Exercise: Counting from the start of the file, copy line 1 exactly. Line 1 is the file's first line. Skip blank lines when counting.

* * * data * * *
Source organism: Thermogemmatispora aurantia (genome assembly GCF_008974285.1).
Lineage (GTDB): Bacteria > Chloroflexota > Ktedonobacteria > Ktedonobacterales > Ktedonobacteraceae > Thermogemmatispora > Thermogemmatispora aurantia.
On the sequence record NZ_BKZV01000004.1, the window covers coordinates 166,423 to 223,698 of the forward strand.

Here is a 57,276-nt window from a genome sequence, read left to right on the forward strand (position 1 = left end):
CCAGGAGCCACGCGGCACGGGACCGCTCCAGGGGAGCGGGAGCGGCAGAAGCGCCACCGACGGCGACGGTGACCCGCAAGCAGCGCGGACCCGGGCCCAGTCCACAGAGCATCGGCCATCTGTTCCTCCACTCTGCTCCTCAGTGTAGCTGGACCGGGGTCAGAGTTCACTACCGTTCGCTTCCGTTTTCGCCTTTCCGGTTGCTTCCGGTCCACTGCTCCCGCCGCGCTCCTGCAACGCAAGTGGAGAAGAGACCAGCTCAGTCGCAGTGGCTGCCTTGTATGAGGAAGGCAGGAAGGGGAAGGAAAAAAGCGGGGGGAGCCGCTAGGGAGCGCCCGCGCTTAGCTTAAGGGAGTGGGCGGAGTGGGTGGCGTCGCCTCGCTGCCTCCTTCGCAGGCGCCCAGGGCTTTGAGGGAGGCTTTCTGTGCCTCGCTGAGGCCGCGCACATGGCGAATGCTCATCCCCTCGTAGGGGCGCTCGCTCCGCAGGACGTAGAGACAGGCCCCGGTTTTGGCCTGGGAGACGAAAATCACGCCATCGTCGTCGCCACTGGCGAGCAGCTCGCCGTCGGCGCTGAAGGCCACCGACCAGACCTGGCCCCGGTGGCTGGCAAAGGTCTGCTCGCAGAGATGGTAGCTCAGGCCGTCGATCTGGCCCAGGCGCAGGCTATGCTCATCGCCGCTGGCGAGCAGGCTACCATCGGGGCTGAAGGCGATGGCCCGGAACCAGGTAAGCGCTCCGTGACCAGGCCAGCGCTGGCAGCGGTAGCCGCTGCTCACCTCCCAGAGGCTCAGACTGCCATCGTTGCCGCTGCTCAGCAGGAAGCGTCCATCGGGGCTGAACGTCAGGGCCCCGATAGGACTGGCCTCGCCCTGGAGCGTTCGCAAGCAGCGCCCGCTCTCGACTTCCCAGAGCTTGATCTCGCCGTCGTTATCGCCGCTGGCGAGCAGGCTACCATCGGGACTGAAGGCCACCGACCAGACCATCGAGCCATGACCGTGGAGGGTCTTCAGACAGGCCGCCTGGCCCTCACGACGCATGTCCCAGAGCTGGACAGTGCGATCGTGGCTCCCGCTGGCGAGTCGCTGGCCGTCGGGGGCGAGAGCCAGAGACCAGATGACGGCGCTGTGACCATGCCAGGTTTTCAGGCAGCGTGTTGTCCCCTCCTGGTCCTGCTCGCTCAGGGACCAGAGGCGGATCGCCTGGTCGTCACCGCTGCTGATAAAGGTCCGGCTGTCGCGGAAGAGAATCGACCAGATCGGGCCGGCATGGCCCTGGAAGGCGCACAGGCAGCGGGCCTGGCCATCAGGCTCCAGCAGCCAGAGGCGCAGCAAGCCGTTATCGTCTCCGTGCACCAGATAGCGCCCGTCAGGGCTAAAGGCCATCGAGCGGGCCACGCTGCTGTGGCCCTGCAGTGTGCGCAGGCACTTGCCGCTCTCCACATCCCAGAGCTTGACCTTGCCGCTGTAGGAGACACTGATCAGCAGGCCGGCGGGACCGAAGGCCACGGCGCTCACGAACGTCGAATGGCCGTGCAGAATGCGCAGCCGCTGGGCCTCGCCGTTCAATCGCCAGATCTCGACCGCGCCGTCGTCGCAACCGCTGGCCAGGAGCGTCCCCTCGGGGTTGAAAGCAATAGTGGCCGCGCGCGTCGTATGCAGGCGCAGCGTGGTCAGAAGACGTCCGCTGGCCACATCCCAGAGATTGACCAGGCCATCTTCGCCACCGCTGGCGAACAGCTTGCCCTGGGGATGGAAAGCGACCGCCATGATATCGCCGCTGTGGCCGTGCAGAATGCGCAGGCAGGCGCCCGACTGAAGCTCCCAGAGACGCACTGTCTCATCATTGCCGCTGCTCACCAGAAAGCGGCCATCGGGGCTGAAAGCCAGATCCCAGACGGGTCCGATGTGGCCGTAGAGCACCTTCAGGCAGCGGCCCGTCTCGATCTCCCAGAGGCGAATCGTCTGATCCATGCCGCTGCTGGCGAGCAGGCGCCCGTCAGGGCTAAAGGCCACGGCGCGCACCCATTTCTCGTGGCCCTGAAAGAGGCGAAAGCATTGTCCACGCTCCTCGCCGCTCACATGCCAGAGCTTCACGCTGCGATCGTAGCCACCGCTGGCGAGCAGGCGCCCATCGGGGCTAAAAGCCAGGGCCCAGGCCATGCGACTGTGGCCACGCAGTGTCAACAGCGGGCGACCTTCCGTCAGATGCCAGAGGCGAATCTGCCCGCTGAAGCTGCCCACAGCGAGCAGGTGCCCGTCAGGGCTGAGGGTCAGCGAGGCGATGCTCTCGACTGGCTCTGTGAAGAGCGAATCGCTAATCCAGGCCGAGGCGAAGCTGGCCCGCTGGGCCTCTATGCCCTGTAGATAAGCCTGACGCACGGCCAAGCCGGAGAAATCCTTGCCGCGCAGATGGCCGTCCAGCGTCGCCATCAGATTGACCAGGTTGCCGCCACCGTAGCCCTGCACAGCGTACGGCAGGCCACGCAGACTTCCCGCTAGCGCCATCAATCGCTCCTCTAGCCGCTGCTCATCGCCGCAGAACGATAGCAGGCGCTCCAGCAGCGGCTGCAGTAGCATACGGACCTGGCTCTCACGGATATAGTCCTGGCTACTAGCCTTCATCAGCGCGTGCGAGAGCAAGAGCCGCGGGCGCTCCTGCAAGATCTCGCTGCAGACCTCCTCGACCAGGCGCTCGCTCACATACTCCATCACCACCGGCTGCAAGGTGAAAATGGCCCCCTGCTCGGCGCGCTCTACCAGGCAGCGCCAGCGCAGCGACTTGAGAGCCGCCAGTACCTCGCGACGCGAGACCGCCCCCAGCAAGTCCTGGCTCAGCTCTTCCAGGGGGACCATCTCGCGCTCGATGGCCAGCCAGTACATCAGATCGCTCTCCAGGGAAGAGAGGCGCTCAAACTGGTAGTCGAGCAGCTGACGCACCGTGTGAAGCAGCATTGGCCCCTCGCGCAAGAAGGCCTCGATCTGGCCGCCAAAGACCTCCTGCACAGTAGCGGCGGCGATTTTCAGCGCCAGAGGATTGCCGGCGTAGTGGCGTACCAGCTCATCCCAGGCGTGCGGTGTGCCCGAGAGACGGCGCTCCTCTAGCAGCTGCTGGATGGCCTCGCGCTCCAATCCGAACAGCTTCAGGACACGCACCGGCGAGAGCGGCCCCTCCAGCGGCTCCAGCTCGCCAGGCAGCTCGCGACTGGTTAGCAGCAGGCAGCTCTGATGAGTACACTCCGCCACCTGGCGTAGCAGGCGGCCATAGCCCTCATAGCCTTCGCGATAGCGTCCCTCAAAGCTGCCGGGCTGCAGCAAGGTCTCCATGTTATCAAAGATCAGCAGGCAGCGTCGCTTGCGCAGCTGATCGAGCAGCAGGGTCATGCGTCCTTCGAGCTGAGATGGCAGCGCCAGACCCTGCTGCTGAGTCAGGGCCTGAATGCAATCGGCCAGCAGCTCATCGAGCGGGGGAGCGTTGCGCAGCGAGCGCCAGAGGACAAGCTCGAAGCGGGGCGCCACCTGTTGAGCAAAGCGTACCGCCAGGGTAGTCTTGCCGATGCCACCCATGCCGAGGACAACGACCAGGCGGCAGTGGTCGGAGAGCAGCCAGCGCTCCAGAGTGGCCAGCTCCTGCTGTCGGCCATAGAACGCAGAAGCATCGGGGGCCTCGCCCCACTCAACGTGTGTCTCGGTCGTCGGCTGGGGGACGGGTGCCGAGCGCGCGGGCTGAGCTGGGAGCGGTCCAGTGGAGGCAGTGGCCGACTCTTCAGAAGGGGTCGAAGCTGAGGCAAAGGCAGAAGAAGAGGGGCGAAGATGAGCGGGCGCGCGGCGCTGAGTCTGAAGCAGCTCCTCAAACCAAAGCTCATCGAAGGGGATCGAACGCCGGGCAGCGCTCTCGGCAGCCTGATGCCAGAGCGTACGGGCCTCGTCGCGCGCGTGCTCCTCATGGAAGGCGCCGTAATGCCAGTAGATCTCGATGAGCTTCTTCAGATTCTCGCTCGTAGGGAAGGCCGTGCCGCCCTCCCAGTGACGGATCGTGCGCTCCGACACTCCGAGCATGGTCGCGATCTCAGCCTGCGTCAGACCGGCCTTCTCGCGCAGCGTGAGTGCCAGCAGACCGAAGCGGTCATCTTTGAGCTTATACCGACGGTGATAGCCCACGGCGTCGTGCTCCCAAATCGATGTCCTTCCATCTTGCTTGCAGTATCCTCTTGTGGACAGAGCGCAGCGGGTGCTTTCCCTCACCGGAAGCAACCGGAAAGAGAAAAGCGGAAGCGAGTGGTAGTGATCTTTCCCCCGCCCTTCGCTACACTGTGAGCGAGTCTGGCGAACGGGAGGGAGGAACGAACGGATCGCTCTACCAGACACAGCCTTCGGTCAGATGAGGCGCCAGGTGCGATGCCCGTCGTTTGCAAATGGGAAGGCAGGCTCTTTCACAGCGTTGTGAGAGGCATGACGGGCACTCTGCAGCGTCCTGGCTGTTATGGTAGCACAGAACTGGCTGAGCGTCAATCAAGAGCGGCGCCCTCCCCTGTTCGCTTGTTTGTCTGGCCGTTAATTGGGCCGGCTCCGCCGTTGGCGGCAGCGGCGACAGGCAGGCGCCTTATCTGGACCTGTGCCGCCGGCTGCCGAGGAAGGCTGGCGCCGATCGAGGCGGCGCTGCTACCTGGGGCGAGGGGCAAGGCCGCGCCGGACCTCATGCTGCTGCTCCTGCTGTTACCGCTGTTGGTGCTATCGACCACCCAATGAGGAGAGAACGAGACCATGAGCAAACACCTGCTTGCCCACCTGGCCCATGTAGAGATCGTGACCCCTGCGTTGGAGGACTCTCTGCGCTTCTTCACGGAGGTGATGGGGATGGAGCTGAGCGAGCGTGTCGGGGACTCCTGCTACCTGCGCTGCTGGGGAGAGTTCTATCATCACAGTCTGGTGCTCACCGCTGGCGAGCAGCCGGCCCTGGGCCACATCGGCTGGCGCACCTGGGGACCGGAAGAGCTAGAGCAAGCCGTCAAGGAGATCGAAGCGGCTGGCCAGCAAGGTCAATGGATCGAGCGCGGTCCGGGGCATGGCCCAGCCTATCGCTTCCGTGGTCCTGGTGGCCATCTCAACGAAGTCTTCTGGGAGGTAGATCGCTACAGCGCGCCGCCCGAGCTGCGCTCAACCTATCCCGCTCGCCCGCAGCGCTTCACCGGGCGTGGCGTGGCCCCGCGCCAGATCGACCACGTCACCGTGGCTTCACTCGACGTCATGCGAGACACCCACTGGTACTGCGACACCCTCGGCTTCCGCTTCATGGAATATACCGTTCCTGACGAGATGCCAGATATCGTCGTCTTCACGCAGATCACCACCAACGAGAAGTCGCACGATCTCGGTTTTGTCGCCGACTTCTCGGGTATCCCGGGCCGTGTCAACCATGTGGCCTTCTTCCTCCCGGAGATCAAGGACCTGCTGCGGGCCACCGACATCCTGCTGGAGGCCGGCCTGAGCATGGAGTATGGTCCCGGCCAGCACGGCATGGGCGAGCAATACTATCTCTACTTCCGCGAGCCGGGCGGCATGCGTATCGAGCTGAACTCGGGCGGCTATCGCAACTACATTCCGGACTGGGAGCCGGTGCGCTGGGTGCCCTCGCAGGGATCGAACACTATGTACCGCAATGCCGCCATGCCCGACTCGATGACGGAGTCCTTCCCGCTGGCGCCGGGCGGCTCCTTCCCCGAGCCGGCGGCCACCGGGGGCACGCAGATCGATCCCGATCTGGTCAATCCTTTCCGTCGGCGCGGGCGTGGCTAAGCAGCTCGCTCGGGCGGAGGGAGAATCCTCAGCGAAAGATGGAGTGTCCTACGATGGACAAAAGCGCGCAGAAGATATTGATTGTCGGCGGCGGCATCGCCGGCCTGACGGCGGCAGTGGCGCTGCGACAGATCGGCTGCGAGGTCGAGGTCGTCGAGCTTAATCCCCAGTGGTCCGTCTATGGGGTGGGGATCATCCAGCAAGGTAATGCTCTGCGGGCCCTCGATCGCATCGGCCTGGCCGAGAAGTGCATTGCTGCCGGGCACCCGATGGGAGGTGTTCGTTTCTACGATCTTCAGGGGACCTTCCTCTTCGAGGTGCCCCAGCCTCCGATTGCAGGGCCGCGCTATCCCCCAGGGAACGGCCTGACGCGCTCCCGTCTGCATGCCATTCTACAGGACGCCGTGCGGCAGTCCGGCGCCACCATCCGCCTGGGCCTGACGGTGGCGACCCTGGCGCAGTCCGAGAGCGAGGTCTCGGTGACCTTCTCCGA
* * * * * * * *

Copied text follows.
Source organism: Thermogemmatispora aurantia (genome assembly GCF_008974285.1).